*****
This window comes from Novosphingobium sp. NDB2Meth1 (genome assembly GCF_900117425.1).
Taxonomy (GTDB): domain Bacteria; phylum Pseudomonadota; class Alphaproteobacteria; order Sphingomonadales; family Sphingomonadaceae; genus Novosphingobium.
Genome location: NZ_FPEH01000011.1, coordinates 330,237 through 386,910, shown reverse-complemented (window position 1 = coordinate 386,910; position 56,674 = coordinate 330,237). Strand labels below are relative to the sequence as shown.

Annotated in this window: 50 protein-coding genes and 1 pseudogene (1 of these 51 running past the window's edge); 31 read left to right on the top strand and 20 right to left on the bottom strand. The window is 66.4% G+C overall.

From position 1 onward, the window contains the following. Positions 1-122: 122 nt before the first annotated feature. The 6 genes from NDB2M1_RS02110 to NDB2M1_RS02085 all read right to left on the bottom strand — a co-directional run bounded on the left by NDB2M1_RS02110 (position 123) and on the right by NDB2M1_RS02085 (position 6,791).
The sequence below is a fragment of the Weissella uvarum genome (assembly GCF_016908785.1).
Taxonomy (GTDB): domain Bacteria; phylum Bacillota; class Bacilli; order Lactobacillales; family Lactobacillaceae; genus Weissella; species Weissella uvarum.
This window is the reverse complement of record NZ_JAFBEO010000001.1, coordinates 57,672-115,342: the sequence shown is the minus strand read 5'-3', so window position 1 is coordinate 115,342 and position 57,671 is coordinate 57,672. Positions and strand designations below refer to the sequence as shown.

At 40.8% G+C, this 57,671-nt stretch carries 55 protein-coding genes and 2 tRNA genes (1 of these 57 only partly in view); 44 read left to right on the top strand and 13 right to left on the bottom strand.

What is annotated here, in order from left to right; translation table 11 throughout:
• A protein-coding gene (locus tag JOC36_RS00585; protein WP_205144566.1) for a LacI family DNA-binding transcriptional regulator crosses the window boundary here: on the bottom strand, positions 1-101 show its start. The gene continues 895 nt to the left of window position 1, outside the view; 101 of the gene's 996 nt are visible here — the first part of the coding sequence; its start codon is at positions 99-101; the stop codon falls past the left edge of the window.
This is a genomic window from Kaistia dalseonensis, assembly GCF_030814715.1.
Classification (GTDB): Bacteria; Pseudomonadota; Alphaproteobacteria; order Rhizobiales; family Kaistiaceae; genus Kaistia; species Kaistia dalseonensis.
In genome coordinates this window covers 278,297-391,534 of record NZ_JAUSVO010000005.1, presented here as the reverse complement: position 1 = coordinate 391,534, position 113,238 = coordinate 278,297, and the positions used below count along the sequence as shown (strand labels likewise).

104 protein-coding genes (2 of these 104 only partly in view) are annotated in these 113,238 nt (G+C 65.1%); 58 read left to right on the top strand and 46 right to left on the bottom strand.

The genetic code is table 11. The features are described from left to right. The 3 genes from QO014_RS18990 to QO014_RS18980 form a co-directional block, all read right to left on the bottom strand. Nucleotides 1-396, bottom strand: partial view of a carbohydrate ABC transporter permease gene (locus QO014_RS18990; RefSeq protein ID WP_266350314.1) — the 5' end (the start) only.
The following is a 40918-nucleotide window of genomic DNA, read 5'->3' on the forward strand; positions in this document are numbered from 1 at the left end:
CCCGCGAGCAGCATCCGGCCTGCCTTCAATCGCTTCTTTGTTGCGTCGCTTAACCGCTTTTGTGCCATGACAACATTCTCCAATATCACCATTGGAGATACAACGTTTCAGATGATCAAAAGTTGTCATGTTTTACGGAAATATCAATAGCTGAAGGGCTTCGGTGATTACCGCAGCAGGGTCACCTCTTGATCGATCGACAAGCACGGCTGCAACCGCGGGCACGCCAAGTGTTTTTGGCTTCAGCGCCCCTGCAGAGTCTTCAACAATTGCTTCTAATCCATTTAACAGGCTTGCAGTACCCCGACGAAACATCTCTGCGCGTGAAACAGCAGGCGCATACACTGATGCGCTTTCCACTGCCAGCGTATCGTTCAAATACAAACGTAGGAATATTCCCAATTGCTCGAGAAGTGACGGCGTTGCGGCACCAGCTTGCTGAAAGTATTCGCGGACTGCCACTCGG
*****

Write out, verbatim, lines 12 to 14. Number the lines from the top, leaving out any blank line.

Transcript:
This is a genomic window from Kaistia dalseonensis, assembly GCF_030814715.1.
Classification (GTDB): Bacteria; Pseudomonadota; Alphaproteobacteria; order Rhizobiales; family Kaistiaceae; genus Kaistia; species Kaistia dalseonensis.
In genome coordinates this window covers 278,297-391,534 of record NZ_JAUSVO010000005.1, presented here as the reverse complement: position 1 = coordinate 391,534, position 113,238 = coordinate 278,297, and the positions used below count along the sequence as shown (strand labels likewise).